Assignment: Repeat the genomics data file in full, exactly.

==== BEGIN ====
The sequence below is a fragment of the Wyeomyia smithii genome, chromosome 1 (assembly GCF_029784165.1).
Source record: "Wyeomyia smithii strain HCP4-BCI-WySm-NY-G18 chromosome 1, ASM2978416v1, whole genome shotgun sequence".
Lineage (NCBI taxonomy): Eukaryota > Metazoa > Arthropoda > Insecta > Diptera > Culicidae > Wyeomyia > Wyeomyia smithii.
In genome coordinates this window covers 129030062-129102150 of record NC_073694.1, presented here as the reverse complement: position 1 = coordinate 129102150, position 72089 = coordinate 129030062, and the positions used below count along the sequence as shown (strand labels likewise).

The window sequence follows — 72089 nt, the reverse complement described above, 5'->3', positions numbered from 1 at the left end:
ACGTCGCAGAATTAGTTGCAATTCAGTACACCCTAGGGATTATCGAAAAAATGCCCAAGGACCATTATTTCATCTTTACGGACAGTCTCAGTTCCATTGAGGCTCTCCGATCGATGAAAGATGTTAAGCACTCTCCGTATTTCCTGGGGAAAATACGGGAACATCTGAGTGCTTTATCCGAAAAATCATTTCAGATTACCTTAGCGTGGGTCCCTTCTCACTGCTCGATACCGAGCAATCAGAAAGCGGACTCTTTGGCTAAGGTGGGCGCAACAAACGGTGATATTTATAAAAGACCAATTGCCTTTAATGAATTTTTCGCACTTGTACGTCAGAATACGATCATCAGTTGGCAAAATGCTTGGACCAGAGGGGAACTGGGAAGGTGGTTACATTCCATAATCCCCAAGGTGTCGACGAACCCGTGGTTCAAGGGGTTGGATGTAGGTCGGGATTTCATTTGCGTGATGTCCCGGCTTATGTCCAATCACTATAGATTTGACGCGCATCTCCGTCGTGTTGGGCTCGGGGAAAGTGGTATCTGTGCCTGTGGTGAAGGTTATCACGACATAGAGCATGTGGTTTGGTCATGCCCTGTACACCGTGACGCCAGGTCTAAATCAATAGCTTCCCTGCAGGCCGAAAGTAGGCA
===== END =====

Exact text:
The sequence below is a fragment of the Wyeomyia smithii genome, chromosome 1 (assembly GCF_029784165.1).
Source record: "Wyeomyia smithii strain HCP4-BCI-WySm-NY-G18 chromosome 1, ASM2978416v1, whole genome shotgun sequence".
Lineage (NCBI taxonomy): Eukaryota > Metazoa > Arthropoda > Insecta > Diptera > Culicidae > Wyeomyia > Wyeomyia smithii.
In genome coordinates this window covers 129030062-129102150 of record NC_073694.1, presented here as the reverse complement: position 1 = coordinate 129102150, position 72089 = coordinate 129030062, and the positions used below count along the sequence as shown (strand labels likewise).

The window sequence follows — 72089 nt, the reverse complement described above, 5'->3', positions numbered from 1 at the left end:
ACGTCGCAGAATTAGTTGCAATTCAGTACACCCTAGGGATTATCGAAAAAATGCCCAAGGACCATTATTTCATCTTTACGGACAGTCTCAGTTCCATTGAGGCTCTCCGATCGATGAAAGATGTTAAGCACTCTCCGTATTTCCTGGGGAAAATACGGGAACATCTGAGTGCTTTATCCGAAAAATCATTTCAGATTACCTTAGCGTGGGTCCCTTCTCACTGCTCGATACCGAGCAATCAGAAAGCGGACTCTTTGGCTAAGGTGGGCGCAACAAACGGTGATATTTATAAAAGACCAATTGCCTTTAATGAATTTTTCGCACTTGTACGTCAGAATACGATCATCAGTTGGCAAAATGCTTGGACCAGAGGGGAACTGGGAAGGTGGTTACATTCCATAATCCCCAAGGTGTCGACGAACCCGTGGTTCAAGGGGTTGGATGTAGGTCGGGATTTCATTTGCGTGATGTCCCGGCTTATGTCCAATCACTATAGATTTGACGCGCATCTCCGTCGTGTTGGGCTCGGGGAAAGTGGTATCTGTGCCTGTGGTGAAGGTTATCACGACATAGAGCATGTGGTTTGGTCATGCCCTGTACACCGTGACGCCAGGTCTAAATCAATAGCTTCCCTGCAGGCCGAAAGTAGGCA